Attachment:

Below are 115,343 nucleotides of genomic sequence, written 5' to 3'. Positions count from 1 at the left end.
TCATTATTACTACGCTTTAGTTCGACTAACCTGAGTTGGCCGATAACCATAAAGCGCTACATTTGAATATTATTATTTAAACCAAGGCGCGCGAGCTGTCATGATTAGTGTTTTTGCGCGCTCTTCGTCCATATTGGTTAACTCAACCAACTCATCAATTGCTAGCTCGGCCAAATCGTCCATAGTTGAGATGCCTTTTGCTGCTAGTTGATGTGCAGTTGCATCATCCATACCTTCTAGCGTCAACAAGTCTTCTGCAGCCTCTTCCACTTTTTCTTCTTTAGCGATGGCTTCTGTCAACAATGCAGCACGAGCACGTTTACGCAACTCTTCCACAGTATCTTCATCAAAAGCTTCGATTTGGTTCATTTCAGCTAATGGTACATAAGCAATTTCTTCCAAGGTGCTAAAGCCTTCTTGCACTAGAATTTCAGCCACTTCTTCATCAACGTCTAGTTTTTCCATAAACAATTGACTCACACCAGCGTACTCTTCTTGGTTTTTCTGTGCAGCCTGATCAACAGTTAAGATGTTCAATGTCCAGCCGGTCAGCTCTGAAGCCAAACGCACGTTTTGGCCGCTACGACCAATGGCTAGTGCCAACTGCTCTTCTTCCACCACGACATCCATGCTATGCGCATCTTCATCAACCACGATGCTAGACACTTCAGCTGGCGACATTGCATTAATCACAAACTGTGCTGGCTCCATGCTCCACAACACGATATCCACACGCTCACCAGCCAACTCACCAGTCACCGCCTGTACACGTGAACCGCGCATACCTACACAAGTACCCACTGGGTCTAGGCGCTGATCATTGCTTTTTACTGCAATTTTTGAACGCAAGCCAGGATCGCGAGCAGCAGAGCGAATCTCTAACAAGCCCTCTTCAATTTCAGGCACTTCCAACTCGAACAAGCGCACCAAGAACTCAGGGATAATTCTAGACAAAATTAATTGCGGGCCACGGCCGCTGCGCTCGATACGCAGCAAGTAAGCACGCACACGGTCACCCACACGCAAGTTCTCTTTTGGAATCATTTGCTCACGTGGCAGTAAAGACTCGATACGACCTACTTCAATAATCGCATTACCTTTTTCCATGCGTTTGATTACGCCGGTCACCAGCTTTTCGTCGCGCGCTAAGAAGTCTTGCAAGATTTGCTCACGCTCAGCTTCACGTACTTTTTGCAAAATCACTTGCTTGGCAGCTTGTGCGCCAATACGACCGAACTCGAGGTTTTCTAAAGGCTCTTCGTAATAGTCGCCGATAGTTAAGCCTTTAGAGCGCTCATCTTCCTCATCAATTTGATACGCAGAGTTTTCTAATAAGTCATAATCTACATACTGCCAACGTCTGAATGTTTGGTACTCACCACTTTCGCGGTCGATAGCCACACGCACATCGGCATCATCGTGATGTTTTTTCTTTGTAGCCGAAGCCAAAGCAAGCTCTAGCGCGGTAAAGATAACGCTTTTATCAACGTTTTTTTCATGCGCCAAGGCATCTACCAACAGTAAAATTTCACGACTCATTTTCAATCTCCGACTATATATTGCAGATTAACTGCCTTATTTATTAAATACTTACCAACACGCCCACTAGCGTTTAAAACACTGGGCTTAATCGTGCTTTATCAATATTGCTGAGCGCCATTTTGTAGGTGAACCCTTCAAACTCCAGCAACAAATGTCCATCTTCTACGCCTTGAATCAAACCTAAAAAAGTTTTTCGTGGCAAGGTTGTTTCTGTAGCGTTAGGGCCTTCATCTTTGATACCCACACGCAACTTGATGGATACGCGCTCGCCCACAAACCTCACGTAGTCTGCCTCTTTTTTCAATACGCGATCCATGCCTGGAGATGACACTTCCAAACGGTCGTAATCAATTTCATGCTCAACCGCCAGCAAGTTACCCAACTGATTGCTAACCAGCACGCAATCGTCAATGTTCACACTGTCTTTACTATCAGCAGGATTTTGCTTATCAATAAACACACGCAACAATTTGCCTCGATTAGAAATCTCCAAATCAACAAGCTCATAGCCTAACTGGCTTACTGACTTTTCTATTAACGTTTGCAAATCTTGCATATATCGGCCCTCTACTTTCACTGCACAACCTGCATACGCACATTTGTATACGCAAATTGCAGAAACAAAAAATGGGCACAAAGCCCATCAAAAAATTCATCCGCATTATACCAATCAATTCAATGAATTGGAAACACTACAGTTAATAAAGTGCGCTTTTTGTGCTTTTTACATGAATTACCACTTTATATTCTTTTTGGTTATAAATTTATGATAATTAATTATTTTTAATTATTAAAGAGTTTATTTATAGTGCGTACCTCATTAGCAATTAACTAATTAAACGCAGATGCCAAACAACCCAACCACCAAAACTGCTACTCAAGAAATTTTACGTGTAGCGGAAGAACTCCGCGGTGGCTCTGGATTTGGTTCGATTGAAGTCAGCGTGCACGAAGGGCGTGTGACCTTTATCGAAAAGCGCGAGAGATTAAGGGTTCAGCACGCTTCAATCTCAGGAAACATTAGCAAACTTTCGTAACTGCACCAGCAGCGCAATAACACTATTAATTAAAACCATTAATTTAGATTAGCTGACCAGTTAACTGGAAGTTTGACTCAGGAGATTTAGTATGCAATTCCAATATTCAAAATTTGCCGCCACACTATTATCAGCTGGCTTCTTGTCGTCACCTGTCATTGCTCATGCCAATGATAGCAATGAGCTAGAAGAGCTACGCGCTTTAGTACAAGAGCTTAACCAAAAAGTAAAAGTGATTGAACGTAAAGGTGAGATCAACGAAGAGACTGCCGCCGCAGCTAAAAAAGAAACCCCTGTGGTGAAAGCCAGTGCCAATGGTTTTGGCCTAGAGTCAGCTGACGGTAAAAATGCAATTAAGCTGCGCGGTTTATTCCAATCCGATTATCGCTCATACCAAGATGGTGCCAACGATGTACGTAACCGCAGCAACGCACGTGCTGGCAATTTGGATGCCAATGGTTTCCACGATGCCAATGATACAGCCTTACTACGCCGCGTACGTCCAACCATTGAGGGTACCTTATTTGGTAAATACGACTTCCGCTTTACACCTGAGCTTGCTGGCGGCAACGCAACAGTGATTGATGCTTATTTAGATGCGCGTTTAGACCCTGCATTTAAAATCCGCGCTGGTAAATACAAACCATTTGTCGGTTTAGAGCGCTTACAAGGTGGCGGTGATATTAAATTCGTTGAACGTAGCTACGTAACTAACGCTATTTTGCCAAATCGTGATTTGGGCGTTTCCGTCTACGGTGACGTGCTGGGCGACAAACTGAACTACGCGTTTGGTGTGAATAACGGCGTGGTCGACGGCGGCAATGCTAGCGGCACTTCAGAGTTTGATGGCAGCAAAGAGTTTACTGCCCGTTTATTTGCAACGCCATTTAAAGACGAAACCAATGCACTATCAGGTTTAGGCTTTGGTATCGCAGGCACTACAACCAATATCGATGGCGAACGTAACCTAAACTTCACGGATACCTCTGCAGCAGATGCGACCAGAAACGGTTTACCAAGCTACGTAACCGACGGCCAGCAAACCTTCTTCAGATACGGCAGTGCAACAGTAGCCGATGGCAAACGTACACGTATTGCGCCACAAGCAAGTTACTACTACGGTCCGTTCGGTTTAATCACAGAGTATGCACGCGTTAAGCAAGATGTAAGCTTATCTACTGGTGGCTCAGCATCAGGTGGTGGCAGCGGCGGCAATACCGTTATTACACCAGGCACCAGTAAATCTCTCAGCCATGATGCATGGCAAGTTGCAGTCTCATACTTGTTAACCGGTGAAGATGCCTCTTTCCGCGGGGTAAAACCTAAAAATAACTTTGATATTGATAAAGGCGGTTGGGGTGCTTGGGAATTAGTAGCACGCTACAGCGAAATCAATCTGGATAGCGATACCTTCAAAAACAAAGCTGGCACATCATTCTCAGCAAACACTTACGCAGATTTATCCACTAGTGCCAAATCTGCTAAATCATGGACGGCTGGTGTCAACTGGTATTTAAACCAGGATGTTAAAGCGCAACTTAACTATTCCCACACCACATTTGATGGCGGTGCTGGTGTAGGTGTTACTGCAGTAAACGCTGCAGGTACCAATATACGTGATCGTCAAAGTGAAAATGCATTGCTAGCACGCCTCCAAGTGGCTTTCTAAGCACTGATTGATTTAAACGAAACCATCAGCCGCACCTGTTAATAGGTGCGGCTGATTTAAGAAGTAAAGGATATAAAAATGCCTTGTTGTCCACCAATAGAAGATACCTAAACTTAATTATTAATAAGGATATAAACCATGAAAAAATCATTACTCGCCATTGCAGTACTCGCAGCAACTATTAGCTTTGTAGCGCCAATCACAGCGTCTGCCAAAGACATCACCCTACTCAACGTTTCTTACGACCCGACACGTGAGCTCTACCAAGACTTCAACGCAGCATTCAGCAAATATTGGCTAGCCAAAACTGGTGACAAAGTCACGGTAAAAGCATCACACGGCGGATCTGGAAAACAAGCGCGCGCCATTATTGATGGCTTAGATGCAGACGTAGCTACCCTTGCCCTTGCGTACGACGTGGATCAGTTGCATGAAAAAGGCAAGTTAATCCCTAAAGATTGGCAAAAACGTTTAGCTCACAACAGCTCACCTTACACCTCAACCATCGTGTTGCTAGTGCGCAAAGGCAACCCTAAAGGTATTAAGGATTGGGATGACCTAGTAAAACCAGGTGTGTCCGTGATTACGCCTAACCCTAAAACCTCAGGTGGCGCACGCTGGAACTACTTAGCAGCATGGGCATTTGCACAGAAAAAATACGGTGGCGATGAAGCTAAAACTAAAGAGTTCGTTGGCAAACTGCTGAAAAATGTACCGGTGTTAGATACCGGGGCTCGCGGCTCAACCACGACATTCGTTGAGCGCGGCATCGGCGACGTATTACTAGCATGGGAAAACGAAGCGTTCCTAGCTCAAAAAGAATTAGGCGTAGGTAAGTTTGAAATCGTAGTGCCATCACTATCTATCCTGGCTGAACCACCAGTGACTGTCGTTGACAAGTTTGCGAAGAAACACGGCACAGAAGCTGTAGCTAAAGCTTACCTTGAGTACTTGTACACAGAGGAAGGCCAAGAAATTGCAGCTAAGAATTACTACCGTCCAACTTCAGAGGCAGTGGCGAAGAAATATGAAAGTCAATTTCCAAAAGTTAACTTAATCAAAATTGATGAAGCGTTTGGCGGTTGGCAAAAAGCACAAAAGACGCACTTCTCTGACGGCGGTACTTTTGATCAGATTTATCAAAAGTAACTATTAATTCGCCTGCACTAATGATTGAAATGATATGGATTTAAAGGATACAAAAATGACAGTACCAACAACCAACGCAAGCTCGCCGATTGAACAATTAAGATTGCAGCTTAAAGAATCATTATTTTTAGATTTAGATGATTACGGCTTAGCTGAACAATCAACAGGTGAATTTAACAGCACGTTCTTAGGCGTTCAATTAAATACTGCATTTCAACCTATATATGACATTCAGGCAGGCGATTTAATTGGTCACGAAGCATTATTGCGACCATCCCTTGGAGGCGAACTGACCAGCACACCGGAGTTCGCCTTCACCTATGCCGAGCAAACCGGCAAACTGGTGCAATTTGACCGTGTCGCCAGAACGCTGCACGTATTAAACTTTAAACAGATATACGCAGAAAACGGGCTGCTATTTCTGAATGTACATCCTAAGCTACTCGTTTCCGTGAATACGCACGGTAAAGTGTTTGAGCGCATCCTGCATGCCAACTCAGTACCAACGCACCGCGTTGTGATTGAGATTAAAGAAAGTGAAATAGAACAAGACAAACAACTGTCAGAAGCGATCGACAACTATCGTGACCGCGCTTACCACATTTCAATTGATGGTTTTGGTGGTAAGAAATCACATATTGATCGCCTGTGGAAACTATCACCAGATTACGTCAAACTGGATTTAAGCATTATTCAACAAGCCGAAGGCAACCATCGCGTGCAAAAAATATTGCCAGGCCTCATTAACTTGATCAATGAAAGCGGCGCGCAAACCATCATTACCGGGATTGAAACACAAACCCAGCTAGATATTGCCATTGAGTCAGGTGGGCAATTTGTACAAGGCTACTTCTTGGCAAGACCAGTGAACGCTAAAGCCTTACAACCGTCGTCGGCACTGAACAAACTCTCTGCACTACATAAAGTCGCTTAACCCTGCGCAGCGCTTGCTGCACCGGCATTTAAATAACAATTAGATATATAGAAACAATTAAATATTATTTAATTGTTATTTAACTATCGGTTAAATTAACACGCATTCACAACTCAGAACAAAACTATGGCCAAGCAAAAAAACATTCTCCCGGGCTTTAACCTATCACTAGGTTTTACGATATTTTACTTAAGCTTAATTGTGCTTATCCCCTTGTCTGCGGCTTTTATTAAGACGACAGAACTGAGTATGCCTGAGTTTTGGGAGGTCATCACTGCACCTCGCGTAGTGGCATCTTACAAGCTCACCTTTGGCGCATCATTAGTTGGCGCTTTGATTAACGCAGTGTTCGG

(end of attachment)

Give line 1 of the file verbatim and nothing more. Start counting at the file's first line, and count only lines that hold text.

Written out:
Below are 115,343 nucleotides of genomic sequence, written 5' to 3'. Positions count from 1 at the left end.